Are some treasures we 'd like to possess."
And she quickly replied, "I can show you the way
To obtain all the gingerbread men,
,And the elephants, too; and this verse you may say,
And repeat it again and again.

"Pillicum, willicum, pullicum-wee,
Winkety, wankety, up in a tree;
Wankety, winkety, tippety top-
Down come the cooky-nuts, hippety hop!"

Then all of the Pilliwinks stood in a row,
And repeated this beautiful song,
Till the elephants eagerly hastened below,
And the soldiers marched down in a throng.
And for many long years by the portals of Loo
The Pilliwink people you'd see
Enticing the gingerbread goodies that grew
At the top of the cooky-nut tree.



THE ostrich has wings, but he cannot fly; That the goat
The horse has only one toe; blow
Have you noticed the size of the elephant's And a beard
eyes ?
Or the pitch of the rooster's crow? I think this is

'The fox has a brush, but he does not paint.
And I think it a capital joke
VOL. XXIV.-73.


has horns which he cannot

that he cannot stroke.

quite the funniest world
i*.- h ^. ld

.nat cever a lglL louL s U e,
But the most ridiculous things of all
Are the people who laugh at me!

(A Tale of the Pilliwinks.)


OH, the Pilliwinks lived by the portals of Loo,
In the land of the Pullicum-wees,
Where gingerbread soldiers and elephants grew
On the top of the cooky-nut trees.
And the Pilliwinks gazed at them, wondering how
They could get at those goodies so brown;
But the ginger-men danced on the cooky-nut bough,
And the elephants would n't come down.

But along came a witch of the Pullicum-wees-
To the 'winks she was friendly, I guess-
For they said: "At the top of those cooky-nut-trees
Are some treasures we 'd like to possess."
And she quickly replied, "I can show you the way
To obtain all the gingerbread men,
,And the elephants, too; and this verse you may say,
And repeat it again and again.

"Pillicum, willicum, pullicum-wee,
Winkety, wankety, up in a tree;
Wankety, winkety, tippety top-
Down come the cooky-nuts, hippety hop!"

Then all of the Pilliwinks stood in a row,
And repeated this beautiful song,
Till the elephants eagerly hastened below,
And the soldiers marched down in a throng.
And for many long years by the portals of Loo
The Pilliwink people you'd see
Enticing the gingerbread goodies that grew
At the top of the cooky-nut tree.



THE ostrich has wings, but he cannot fly; That the goat
The horse has only one toe; blow
Have you noticed the size of the elephant's And a beard
eyes ?
Or the pitch of the rooster's crow? I think this is

'The fox has a brush, but he does not paint.
And I think it a capital joke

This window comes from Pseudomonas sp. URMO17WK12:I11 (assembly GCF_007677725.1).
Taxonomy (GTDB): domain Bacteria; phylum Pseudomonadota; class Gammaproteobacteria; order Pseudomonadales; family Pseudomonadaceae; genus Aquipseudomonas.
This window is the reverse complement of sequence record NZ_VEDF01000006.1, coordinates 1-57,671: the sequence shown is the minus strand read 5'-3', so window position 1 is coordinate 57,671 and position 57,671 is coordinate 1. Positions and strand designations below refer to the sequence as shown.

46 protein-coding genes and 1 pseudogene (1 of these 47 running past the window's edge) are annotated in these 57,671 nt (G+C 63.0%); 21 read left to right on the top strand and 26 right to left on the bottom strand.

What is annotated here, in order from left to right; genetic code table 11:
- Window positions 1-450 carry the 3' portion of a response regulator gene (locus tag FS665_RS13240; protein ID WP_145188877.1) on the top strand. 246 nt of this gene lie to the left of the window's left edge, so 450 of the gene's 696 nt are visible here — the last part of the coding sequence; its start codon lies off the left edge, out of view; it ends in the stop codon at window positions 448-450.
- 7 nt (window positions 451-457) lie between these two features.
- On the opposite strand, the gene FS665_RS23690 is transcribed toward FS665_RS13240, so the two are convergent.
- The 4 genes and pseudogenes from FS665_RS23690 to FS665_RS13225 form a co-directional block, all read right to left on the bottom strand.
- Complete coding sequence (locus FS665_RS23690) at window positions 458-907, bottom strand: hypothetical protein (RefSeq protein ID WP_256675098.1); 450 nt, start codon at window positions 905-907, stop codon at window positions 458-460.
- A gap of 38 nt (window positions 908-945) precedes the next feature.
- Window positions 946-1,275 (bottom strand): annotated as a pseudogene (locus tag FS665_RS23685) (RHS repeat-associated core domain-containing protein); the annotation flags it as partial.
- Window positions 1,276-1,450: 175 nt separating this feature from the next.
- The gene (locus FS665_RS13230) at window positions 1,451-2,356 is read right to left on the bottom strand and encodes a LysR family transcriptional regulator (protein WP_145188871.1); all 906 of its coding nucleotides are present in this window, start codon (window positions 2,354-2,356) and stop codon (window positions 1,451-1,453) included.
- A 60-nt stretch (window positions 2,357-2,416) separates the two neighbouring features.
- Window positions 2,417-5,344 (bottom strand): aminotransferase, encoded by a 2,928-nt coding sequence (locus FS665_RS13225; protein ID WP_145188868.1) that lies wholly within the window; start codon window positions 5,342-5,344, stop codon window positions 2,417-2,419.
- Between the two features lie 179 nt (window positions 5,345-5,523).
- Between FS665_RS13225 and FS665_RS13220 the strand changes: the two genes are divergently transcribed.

VOL. XXIV.-73.


has horns which he cannot

that he cannot stroke.

quite the funniest world
i*.- h ^. ld

.nat cever a lglL louL s U e,
But the most ridiculous things of all
Are the people who laugh at me!



CASAN was the name of a little Mongol Tar-
tar who flourished in the early part of the thir-
teenth century.
He was born in the eastern part of Asia, not
far from the ancient city of Karakorum. His
parents belonged to one of the barbarian hordes
that owed allegiance to Genghis Khan, and
Casan became a fierce though small warrior,
and fought bravely under the banner of the
great and mighty Mongol conqueror.
The exact height of this little dwarf is un-
known. He was certainly not over three feet
tall; but he was active and muscular, and, like
all his race, could endure hunger, thirst, fatigue,
and cold.
The Tartars were unexcelled in the manage-
ment of their beautiful horses. The fleetest ani-
mals were trained to stop short in full career,
and to face without flinching wild beast or for-
midable foe. Casan was a born soldier, and at
an early age became expert in all the exercises
that belonged to a Tartar education. He could
manage a fiery courser with great skill, and
could shoot an arrow or throw a lance with
unerring aim, in full career, advancing or re-
Like many of those small in stature, he was
anything but puny in spirit, and while yet a lad
he gathered about him a troop of wild young

Tartar boys as reckless and daring as himself,
of whom by common consent he became
leader. He commanded his lawless young
comrades with a strange mixture of dignity and
energy, and they obeyed his orders with zeal and
willingness. Sometimes they would go on long
hunting expeditions, seldom failing to lay waste
any lonely habitation they happened on. Dur-
ing- one of these excursions they came to a wide
river, and Casan ordered his troop to halt and
build a wherry. They immediately set out in
search of materials, and after a time succeeded
in constructing a sort of raft made after the
fashion of their ancestors the ancient Scythians.
They collected a number of the skins of wild
animals, fastened these firmly together, and
stretched them over a wooden framework.
Upon this leather boat they placed their sad-
dles and weapons, and after driving their
horses into the stream, the young warriors
sprang upon the oddly contrived float, seized
the steeds by their tails, and were soon drawn